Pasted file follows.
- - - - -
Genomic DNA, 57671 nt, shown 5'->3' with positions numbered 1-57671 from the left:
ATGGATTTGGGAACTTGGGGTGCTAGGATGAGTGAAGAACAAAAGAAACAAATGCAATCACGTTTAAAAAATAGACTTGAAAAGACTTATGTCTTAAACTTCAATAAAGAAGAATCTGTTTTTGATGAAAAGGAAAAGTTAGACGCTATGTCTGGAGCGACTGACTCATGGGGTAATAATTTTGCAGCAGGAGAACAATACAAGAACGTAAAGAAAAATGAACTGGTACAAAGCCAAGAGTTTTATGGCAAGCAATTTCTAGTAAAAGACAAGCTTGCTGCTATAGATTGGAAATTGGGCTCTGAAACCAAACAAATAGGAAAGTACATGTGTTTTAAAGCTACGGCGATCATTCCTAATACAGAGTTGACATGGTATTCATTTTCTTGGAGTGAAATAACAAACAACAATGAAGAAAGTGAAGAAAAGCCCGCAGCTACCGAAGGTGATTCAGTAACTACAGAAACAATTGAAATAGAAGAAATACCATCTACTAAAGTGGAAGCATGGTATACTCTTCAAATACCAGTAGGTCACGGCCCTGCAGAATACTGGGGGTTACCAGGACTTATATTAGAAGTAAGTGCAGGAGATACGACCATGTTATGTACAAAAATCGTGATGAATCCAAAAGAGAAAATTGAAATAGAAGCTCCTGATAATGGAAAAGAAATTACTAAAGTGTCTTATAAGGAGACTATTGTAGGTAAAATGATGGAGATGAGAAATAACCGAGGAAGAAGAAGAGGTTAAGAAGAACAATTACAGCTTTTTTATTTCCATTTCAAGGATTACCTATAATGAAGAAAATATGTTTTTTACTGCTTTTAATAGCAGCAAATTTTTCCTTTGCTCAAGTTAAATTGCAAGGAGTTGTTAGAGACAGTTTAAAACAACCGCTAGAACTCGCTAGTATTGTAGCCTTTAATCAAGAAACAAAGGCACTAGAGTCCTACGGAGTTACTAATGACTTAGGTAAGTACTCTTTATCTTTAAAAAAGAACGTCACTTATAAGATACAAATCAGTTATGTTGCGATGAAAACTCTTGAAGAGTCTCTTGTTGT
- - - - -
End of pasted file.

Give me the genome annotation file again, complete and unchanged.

Genomic DNA, 57671 nt, shown 5'->3' with positions numbered 1-57671 from the left:
ATGGATTTGGGAACTTGGGGTGCTAGGATGAGTGAAGAACAAAAGAAACAAATGCAATCACGTTTAAAAAATAGACTTGAAAAGACTTATGTCTTAAACTTCAATAAAGAAGAATCTGTTTTTGATGAAAAGGAAAAGTTAGACGCTATGTCTGGAGCGACTGACTCATGGGGTAATAATTTTGCAGCAGGAGAACAATACAAGAACGTAAAGAAAAATGAACTGGTACAAAGCCAAGAGTTTTATGGCAAGCAATTTCTAGTAAAAGACAAGCTTGCTGCTATAGATTGGAAATTGGGCTCTGAAACCAAACAAATAGGAAAGTACATGTGTTTTAAAGCTACGGCGATCATTCCTAATACAGAGTTGACATGGTATTCATTTTCTTGGAGTGAAATAACAAACAACAATGAAGAAAGTGAAGAAAAGCCCGCAGCTACCGAAGGTGATTCAGTAACTACAGAAACAATTGAAATAGAAGAAATACCATCTACTAAAGTGGAAGCATGGTATACTCTTCAAATACCAGTAGGTCACGGCCCTGCAGAATACTGGGGGTTACCAGGACTTATATTAGAAGTAAGTGCAGGAGATACGACCATGTTATGTACAAAAATCGTGATGAATCCAAAAGAGAAAATTGAAATAGAAGCTCCTGATAATGGAAAAGAAATTACTAAAGTGTCTTATAAGGAGACTATTGTAGGTAAAATGATGGAGATGAGAAATAACCGAGGAAGAAGAAGAGGTTAAGAAGAACAATTACAGCTTTTTTATTTCCATTTCAAGGATTACCTATAATGAAGAAAATATGTTTTTTACTGCTTTTAATAGCAGCAAATTTTTCCTTTGCTCAAGTTAAATTGCAAGGAGTTGTTAGAGACAGTTTAAAACAACCGCTAGAACTCGCTAGTATTGTAGCCTTTAATCAAGAAACAAAGGCACTAGAGTCCTACGGAGTTACTAATGACTTAGGTAAGTACTCTTTATCTTTAAAAAAGAACGTCACTTATAAGATACAAATCAGTTATGTTGCGATGAAAACTCTTGAAGAGTCTCTTGTTGT